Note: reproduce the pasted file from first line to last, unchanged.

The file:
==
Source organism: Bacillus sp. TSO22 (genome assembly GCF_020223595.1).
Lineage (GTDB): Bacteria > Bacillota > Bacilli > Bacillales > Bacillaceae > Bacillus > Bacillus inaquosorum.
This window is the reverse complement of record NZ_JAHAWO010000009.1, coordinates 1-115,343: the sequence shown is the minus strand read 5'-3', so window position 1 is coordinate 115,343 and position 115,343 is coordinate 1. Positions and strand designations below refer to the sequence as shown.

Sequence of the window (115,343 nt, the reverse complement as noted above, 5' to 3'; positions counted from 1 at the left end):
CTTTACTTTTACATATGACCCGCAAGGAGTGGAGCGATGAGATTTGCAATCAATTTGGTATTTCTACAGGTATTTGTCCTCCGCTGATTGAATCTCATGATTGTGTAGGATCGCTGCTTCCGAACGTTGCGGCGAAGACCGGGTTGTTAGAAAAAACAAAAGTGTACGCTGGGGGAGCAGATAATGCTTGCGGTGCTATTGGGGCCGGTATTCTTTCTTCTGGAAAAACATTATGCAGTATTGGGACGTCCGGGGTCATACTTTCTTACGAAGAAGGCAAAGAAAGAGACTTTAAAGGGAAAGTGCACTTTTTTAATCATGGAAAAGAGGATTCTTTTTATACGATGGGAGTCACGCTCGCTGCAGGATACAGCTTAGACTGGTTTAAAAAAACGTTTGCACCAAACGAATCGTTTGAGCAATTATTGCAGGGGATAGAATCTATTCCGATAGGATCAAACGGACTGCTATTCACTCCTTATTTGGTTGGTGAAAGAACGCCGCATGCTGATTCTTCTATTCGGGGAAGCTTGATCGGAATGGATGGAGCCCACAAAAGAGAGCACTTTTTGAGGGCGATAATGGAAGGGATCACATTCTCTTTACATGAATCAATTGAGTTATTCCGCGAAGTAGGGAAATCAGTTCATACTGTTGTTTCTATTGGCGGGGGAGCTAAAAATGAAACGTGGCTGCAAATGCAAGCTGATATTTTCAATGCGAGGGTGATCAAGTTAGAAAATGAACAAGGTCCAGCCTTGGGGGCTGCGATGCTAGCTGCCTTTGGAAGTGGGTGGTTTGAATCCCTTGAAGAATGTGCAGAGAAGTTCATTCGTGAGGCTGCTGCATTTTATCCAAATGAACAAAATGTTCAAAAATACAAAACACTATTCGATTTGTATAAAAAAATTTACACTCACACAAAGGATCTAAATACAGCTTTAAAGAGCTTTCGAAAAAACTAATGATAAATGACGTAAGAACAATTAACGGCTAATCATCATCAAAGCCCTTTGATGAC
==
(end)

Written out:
Source organism: Bacillus sp. TSO22 (genome assembly GCF_020223595.1).
Lineage (GTDB): Bacteria > Bacillota > Bacilli > Bacillales > Bacillaceae > Bacillus > Bacillus inaquosorum.
This window is the reverse complement of record NZ_JAHAWO010000009.1, coordinates 1-115,343: the sequence shown is the minus strand read 5'-3', so window position 1 is coordinate 115,343 and position 115,343 is coordinate 1. Positions and strand designations below refer to the sequence as shown.

Sequence of the window (115,343 nt, the reverse complement as noted above, 5' to 3'; positions counted from 1 at the left end):
CTTTACTTTTACATATGACCCGCAAGGAGTGGAGCGATGAGATTTGCAATCAATTTGGTATTTCTACAGGTATTTGTCCTCCGCTGATTGAATCTCATGATTGTGTAGGATCGCTGCTTCCGAACGTTGCGGCGAAGACCGGGTTGTTAGAAAAAACAAAAGTGTACGCTGGGGGAGCAGATAATGCTTGCGGTGCTATTGGGGCCGGTATTCTTTCTTCTGGAAAAACATTATGCAGTATTGGGACGTCCGGGGTCATACTTTCTTACGAAGAAGGCAAAGAAAGAGACTTTAAAGGGAAAGTGCACTTTTTTAATCATGGAAAAGAGGATTCTTTTTATACGATGGGAGTCACGCTCGCTGCAGGATACAGCTTAGACTGGTTTAAAAAAACGTTTGCACCAAACGAATCGTTTGAGCAATTATTGCAGGGGATAGAATCTATTCCGATAGGATCAAACGGACTGCTATTCACTCCTTATTTGGTTGGTGAAAGAACGCCGCATGCTGATTCTTCTATTCGGGGAAGCTTGATCGGAATGGATGGAGCCCACAAAAGAGAGCACTTTTTGAGGGCGATAATGGAAGGGATCACATTCTCTTTACATGAATCAATTGAGTTATTCCGCGAAGTAGGGAAATCAGTTCATACTGTTGTTTCTATTGGCGGGGGAGCTAAAAATGAAACGTGGCTGCAAATGCAAGCTGATATTTTCAATGCGAGGGTGATCAAGTTAGAAAATGAACAAGGTCCAGCCTTGGGGGCTGCGATGCTAGCTGCCTTTGGAAGTGGGTGGTTTGAATCCCTTGAAGAATGTGCAGAGAAGTTCATTCGTGAGGCTGCTGCATTTTATCCAAATGAACAAAATGTTCAAAAATACAAAACACTATTCGATTTGTATAAAAAAATTTACACTCACACAAAGGATCTAAATACAGCTTTAAAGAGCTTTCGAAAAAACTAATGATAAATGACGTAAGAACAATTAACGGCTAATCATCATCAAAGCCCTTTGATGAC